Keep Your Dog Safe From These
3 Common Winter Threats
I thought winter was over but then we woke up to snow today with more forecast for the weekend. When the temperature drops, it is important to keep ourselves and our family members warm and cozy. We all need to be aware of common winter threats to pets. Our pet’s safety is key and it is our responsibility to ensure this.
Special thanks to Amber Kingsley for submitting this guest post that summarizes 3 common winter threats to pets. Number 1 surprised me.
Thank you to Amber and to NEO-PAWS™ for the photos
1 – Cold and Heat Loss
Many of us have been told that the majority of body heat escapes from our head. This myth has recently been found to be an “old wives tale”. Old military studies from the 50’s claimed heat loss through our heads accounted for up to 45% of our bodies becoming cold or not retaining heat if not properly insulated. However, according to Livescience and other sources, in updated research, the number is estimated to be closer to 7 or 10% for this type of heat loss. When it comes to dogs, the number may be even smaller.
A significant loss of heat would generally be through bare feet or paws, especially if touching ice and snow.
Certain dog breeds likeAlaskan Huskies, Malamutes, and Saint Bernards, have built up extra layers of hair and fur around their feet to protect their paws from the cold and snow. Surprisingly, some tiny terriers also have this kind of protection growing around their feet apparently. For other breeds, they may benefit from boots or shoes like humans do.
2 – Paws can be poisoned or injured
Other dangers that pets may face during colder winter months can also come from their feet. In the city, they may walk on icy streets and through puddles of antifreeze, salt and other chemicals meant to make the sidewalks safer for humans but highly toxic to dogs if absorbed (it never occurred to me that the salt used could be toxic for Kilo the Pug before hearing about a friend’s dog that got sick).
In parks or more rural environments, they could step on or pick up dirt, mud, ice, rocks and other debris that could be dangerous to their paws. You often can not see sharp objects and danger through the snow.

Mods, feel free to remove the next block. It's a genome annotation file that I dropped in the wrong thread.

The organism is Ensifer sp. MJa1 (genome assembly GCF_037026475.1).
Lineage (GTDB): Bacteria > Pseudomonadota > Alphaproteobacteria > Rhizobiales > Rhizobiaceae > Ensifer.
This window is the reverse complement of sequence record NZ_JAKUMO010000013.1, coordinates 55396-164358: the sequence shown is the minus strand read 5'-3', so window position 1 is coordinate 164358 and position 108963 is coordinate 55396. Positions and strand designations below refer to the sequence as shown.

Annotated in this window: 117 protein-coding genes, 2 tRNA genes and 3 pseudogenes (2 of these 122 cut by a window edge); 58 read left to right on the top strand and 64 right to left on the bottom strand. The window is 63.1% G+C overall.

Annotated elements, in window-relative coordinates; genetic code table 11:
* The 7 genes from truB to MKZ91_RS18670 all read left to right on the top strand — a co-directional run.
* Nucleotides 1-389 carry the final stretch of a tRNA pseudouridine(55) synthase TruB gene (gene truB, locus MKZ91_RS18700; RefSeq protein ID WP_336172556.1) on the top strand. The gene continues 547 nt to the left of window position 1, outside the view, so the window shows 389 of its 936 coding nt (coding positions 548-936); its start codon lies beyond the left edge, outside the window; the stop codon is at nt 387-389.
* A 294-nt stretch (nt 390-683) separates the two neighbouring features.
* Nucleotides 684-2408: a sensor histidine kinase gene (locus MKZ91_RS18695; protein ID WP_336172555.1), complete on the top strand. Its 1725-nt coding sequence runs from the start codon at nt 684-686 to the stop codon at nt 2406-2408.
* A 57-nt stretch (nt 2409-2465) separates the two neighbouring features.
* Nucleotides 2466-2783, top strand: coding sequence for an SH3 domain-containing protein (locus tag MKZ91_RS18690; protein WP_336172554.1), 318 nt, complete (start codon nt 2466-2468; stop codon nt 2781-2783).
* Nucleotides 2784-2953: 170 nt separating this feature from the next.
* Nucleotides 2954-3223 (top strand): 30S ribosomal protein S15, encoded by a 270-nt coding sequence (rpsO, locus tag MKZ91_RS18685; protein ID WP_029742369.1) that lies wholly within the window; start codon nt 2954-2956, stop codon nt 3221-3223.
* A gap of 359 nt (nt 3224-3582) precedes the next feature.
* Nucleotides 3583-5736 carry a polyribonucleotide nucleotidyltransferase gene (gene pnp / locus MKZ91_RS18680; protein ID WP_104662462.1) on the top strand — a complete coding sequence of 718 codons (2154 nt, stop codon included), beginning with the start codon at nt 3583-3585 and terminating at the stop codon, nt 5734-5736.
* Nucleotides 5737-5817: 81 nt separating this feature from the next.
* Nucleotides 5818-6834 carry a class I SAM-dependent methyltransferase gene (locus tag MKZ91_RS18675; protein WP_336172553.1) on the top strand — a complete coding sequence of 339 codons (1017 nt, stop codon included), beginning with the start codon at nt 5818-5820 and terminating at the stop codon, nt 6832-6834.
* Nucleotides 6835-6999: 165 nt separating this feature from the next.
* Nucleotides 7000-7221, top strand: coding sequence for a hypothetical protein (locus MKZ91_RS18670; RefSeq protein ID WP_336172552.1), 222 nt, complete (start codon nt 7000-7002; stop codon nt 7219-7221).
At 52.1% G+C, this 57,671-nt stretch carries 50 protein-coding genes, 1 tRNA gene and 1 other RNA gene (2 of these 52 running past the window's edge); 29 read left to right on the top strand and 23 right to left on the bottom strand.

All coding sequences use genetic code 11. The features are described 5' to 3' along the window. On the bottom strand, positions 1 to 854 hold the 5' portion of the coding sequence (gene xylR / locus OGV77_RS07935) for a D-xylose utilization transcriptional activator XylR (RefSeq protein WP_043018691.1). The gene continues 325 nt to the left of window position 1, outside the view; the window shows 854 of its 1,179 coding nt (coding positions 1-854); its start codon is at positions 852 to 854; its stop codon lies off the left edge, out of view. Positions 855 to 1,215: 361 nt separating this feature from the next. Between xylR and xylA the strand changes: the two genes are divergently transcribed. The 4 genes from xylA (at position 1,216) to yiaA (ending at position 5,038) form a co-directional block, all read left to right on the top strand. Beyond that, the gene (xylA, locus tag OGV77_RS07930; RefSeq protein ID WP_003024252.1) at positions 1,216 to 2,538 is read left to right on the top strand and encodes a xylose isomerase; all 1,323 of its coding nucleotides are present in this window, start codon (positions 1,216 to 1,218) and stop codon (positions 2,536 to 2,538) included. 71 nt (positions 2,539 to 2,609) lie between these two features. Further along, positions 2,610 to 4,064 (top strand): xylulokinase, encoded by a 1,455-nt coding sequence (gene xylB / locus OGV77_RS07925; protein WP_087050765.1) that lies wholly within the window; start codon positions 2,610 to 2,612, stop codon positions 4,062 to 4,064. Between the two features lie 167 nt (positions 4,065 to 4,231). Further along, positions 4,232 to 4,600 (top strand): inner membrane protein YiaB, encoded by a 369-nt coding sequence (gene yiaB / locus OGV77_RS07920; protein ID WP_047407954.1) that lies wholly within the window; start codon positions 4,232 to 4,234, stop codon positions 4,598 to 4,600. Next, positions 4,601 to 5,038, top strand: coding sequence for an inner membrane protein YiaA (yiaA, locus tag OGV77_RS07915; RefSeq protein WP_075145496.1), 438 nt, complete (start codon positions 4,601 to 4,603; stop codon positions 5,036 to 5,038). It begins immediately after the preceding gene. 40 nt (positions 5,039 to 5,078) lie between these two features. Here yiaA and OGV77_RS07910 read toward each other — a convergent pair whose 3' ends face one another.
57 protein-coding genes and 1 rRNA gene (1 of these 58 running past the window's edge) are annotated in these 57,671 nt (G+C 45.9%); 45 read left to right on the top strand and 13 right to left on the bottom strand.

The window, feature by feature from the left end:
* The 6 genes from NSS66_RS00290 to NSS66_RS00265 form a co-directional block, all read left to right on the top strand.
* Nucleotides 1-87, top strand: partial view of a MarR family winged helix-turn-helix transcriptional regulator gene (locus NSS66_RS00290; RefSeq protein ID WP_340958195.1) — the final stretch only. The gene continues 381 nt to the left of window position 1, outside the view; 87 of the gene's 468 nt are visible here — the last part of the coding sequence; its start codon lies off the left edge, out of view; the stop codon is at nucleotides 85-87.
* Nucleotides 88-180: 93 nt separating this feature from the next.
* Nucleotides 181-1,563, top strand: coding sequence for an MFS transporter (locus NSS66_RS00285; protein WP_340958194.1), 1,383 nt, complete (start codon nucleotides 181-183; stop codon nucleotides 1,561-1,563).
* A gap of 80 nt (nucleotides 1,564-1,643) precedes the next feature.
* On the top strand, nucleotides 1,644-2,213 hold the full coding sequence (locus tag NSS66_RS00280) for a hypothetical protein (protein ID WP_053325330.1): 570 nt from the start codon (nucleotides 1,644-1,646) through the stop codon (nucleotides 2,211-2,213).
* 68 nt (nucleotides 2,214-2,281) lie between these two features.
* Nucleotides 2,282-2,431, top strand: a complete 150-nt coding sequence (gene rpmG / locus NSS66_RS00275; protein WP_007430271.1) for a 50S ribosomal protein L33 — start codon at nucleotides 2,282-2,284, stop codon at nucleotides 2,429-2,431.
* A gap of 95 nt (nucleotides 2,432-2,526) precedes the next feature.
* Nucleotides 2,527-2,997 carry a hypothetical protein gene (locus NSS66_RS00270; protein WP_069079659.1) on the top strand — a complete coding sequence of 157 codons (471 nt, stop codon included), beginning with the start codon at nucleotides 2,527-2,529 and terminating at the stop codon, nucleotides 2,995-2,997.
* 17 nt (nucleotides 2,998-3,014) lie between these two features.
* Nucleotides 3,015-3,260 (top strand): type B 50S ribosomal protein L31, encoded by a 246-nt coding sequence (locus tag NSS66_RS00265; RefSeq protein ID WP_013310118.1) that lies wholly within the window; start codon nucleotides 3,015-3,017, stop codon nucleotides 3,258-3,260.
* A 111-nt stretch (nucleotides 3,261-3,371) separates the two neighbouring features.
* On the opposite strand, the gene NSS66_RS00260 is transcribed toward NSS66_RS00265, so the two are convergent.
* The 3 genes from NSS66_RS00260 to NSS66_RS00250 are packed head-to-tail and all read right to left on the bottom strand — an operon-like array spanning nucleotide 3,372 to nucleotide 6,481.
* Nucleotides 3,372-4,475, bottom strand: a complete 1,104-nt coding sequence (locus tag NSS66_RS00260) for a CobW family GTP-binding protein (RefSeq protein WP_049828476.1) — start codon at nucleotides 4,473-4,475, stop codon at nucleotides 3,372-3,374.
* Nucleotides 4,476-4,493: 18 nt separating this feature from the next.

Whether you’ve taken them for a walk on slick city streets or a romp through the wilderness, especially if they are not wearing boots, always be sure to wash and dry your pet’s feet thoroughly after they return from the cold. Check that their feet are clean with well-trimmed nails that don’t catch on things and free from winter’s threats.
For grooming tips on trimming their nails, read here.
3 – Use Forced Heat Wisely
When your four-legged best friend does come in from the cold and they’re soaking wet, gently dry them with a clean cloth. Be very careful if you decide to use forced heat, like that coming from a blow dryer, which can cause a number of different problems including dry, irritated skin or burnt, blistered paws.
The machines at pet salons, groomers, and other animal care places is slower and cooler than a high-wattage hair dryer meant for humans.
Overall, it’s considered safe to use a blow dryer on a pet, as long as you use the lowest possible heat setting available, keep the nozzle at least four inches from their hair or skin and keep it in constant motion at all times. Our animals aren’t usually aren’t able to tell us that it’s getting too hot for them until they’re in possible danger from receiving a nasty burn.
That’s why we design and manufacture a full line of high quality, innovative, orthopedic and easy-to-use products with the animal’s safety, comfort and performance in mind.
For more information on protecting your dog and particularly keeping their Paws safe, check out our post on dog shoes and life jackets with Roanna from NEO-PAWS™ International HERE. They design and manufacture a full line of high quality, innovative, orthopedic and easy-to-use products with the animal’s safety, comfort and performance in mind.
Amber lives in Santa Monica, California. She’s a dog-lover, travel junkie, and writer. She’s backpacked all through Europe and South America and her next goal is to conquer Asia and find the perfect cup of coffee!